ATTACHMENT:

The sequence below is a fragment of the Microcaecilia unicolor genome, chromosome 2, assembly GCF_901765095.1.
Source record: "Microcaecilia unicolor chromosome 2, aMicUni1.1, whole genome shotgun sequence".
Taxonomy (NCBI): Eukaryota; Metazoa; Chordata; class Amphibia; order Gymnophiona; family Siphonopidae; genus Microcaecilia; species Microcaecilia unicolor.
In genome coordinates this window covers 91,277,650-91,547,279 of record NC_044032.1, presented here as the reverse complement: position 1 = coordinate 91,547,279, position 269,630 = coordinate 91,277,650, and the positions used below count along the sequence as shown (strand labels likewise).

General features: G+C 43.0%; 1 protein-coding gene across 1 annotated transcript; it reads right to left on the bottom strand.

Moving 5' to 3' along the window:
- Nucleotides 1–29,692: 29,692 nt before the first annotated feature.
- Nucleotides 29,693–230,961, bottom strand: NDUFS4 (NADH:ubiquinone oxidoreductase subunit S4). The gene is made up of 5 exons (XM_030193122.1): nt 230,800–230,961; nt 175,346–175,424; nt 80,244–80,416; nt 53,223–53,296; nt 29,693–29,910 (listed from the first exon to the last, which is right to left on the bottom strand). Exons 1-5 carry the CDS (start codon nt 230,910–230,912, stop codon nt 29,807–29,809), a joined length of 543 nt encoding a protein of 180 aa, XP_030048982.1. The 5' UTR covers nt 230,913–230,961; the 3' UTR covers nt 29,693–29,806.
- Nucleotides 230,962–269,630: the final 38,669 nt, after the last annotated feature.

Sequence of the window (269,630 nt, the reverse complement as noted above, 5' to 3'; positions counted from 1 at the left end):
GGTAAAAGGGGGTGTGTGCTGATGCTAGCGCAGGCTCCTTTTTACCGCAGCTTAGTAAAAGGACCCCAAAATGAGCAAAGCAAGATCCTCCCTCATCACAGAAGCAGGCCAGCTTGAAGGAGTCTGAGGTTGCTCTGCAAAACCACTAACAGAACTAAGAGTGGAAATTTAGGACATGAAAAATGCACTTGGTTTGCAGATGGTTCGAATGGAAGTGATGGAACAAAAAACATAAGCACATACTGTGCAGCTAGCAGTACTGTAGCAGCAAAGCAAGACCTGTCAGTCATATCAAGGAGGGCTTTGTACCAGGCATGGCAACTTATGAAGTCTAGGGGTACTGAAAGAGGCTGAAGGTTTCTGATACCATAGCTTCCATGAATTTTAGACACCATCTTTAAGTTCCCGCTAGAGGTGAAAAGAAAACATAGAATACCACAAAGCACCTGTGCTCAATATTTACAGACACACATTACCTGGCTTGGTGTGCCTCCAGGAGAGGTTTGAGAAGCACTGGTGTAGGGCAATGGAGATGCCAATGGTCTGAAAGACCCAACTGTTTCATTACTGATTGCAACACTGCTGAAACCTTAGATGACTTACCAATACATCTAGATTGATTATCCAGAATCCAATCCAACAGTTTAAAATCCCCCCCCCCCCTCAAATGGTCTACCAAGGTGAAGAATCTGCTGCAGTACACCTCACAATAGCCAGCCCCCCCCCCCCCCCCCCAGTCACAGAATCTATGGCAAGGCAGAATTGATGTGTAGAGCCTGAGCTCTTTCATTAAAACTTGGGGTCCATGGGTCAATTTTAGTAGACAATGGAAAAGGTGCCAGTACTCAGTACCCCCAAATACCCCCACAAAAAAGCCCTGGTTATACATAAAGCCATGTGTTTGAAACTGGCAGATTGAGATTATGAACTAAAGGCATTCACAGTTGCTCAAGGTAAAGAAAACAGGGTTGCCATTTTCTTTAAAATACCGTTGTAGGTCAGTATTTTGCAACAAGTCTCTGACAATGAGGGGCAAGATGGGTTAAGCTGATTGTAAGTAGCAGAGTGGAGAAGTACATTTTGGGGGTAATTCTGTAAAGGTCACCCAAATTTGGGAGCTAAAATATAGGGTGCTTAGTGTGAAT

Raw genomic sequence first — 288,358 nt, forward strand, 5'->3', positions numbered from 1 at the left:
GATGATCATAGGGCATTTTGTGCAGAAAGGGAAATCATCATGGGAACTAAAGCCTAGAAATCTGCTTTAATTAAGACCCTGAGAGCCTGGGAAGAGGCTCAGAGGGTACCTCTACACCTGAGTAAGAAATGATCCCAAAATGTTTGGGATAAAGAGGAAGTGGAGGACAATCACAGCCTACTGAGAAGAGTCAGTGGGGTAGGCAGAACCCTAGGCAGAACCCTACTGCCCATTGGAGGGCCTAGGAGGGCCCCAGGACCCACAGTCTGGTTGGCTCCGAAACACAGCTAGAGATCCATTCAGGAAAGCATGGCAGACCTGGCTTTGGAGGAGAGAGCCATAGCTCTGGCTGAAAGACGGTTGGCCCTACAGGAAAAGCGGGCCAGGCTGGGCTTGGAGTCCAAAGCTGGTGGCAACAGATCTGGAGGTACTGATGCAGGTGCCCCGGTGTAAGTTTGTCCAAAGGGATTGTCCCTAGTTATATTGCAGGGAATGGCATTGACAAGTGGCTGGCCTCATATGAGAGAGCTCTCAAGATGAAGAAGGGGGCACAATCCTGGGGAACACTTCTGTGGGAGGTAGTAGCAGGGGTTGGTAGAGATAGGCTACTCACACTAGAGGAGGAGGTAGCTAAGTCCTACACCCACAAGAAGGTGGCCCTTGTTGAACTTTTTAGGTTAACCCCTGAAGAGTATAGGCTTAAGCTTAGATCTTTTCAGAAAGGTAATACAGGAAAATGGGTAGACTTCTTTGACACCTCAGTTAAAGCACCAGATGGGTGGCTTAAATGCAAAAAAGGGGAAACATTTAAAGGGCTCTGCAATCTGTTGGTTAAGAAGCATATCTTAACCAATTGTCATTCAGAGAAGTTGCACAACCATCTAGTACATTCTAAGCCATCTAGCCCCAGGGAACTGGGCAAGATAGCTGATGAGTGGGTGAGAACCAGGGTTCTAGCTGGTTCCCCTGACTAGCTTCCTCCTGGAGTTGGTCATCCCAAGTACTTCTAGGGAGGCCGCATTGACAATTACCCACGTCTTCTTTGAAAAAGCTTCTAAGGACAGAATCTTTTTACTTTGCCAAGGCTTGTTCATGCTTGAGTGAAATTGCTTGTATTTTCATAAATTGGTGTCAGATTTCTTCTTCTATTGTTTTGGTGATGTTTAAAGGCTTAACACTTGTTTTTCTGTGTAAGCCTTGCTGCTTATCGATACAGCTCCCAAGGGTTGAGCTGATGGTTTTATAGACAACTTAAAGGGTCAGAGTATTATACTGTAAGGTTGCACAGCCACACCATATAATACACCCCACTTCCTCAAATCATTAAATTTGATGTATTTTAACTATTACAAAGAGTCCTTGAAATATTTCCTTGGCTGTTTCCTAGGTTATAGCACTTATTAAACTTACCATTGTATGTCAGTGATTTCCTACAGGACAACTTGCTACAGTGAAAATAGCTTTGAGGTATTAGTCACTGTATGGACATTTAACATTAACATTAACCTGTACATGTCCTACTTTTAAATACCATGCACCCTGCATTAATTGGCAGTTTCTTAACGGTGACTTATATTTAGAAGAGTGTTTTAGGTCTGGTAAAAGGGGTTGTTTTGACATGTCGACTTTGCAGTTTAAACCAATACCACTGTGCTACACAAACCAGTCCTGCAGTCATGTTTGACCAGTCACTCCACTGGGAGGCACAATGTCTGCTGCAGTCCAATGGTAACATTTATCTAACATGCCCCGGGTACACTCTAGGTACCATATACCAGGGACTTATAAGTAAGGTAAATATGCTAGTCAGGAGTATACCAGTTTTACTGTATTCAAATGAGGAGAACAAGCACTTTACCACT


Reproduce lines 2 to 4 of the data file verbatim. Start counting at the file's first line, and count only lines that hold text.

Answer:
Source record: "Microcaecilia unicolor chromosome 2, aMicUni1.1, whole genome shotgun sequence".
Taxonomy (NCBI): Eukaryota; Metazoa; Chordata; class Amphibia; order Gymnophiona; family Siphonopidae; genus Microcaecilia; species Microcaecilia unicolor.
In genome coordinates this window covers 91,277,650-91,547,279 of record NC_044032.1, presented here as the reverse complement: position 1 = coordinate 91,547,279, position 269,630 = coordinate 91,277,650, and the positions used below count along the sequence as shown (strand labels likewise).